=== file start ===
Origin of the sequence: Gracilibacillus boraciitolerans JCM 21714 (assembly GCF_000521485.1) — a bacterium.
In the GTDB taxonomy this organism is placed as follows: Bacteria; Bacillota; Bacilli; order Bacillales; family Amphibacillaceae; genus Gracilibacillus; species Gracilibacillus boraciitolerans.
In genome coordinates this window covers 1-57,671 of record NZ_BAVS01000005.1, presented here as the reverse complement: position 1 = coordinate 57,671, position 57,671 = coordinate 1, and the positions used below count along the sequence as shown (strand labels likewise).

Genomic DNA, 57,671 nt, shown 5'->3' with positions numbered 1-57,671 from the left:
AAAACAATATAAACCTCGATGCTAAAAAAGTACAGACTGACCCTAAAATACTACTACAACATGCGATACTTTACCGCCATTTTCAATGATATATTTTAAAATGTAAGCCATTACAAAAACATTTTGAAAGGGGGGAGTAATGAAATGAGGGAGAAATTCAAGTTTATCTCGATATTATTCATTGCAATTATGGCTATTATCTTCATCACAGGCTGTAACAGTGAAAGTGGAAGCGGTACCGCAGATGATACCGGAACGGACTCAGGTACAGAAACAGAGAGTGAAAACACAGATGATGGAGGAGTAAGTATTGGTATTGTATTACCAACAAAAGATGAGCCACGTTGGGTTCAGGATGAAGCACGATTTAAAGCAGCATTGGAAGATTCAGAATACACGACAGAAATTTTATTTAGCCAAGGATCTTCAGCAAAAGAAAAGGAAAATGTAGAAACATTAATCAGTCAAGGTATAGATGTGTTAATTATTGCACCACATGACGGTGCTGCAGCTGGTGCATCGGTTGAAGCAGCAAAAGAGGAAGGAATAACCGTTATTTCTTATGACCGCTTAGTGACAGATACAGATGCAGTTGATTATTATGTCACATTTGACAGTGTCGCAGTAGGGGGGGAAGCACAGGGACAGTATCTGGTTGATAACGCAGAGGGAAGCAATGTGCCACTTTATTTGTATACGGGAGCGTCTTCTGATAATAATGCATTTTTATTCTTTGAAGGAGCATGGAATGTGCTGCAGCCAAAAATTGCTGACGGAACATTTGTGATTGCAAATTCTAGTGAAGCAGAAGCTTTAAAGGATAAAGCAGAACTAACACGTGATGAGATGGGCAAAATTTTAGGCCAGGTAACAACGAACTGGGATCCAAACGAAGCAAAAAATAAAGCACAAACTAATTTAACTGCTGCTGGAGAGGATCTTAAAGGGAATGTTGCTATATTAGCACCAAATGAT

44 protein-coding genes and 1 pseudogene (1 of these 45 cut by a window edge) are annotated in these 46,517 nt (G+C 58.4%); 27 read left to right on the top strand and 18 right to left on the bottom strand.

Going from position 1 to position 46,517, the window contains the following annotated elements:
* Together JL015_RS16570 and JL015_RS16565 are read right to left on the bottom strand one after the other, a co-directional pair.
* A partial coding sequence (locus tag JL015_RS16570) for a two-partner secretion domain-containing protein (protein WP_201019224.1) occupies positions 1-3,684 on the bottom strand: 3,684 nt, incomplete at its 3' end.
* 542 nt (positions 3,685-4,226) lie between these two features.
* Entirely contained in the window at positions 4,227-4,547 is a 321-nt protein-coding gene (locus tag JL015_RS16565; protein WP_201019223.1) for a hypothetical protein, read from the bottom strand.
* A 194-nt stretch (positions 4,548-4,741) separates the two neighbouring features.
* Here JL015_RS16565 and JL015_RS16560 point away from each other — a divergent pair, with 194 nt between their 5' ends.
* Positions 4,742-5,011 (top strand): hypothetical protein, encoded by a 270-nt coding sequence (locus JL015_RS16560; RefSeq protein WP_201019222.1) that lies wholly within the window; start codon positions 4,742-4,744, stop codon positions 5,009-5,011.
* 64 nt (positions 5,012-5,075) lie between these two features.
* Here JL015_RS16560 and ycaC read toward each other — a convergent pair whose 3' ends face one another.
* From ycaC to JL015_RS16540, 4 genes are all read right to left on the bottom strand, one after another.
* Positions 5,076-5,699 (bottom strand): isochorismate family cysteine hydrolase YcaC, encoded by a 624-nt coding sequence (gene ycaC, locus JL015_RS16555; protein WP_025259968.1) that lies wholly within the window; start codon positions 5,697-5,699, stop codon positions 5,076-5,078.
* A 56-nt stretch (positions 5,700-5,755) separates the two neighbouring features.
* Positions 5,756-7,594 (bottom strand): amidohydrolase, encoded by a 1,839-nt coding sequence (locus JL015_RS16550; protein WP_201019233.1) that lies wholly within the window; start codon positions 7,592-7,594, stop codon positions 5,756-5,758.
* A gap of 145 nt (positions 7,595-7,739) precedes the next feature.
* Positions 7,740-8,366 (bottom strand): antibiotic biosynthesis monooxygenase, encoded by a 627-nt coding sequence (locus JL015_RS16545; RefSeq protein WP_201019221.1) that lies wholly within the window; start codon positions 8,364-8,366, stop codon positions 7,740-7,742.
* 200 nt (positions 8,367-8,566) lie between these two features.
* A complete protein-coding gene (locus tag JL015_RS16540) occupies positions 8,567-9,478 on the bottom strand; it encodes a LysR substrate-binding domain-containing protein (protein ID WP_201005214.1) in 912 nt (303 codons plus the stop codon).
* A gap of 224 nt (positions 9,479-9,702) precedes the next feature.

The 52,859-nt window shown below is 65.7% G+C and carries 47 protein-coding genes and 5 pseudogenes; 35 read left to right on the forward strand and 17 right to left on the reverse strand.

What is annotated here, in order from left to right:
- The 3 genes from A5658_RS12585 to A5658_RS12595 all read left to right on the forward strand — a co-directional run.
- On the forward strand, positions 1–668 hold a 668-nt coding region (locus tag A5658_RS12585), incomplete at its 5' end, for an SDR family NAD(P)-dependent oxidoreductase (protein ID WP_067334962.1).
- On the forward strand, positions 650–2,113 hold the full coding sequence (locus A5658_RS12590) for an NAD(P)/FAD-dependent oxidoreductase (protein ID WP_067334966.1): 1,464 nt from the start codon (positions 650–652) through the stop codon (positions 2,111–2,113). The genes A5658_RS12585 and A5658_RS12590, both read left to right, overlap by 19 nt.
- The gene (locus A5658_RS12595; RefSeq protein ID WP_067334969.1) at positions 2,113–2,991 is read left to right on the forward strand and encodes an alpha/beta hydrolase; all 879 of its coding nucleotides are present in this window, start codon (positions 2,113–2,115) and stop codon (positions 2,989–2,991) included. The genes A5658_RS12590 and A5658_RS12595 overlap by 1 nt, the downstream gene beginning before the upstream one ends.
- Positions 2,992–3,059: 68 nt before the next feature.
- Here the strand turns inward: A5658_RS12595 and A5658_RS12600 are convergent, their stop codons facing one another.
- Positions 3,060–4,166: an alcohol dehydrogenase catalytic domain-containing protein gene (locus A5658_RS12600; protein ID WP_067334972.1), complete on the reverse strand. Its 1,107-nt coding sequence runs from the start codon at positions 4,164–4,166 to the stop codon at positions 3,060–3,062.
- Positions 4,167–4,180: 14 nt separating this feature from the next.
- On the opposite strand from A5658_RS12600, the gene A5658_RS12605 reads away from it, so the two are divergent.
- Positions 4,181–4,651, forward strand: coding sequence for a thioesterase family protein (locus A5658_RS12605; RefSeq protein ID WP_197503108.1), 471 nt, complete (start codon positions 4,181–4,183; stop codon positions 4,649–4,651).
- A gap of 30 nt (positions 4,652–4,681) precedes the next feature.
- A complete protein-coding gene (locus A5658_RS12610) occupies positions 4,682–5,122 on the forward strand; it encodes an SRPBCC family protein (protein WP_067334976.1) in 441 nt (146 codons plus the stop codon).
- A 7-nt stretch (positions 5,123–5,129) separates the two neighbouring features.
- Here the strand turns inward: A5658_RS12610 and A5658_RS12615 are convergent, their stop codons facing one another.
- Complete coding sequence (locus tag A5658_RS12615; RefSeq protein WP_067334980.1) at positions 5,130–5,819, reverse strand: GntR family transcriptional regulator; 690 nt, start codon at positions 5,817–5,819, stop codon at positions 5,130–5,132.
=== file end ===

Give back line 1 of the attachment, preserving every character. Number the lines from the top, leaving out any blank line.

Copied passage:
Origin of the sequence: Gracilibacillus boraciitolerans JCM 21714 (assembly GCF_000521485.1) — a bacterium.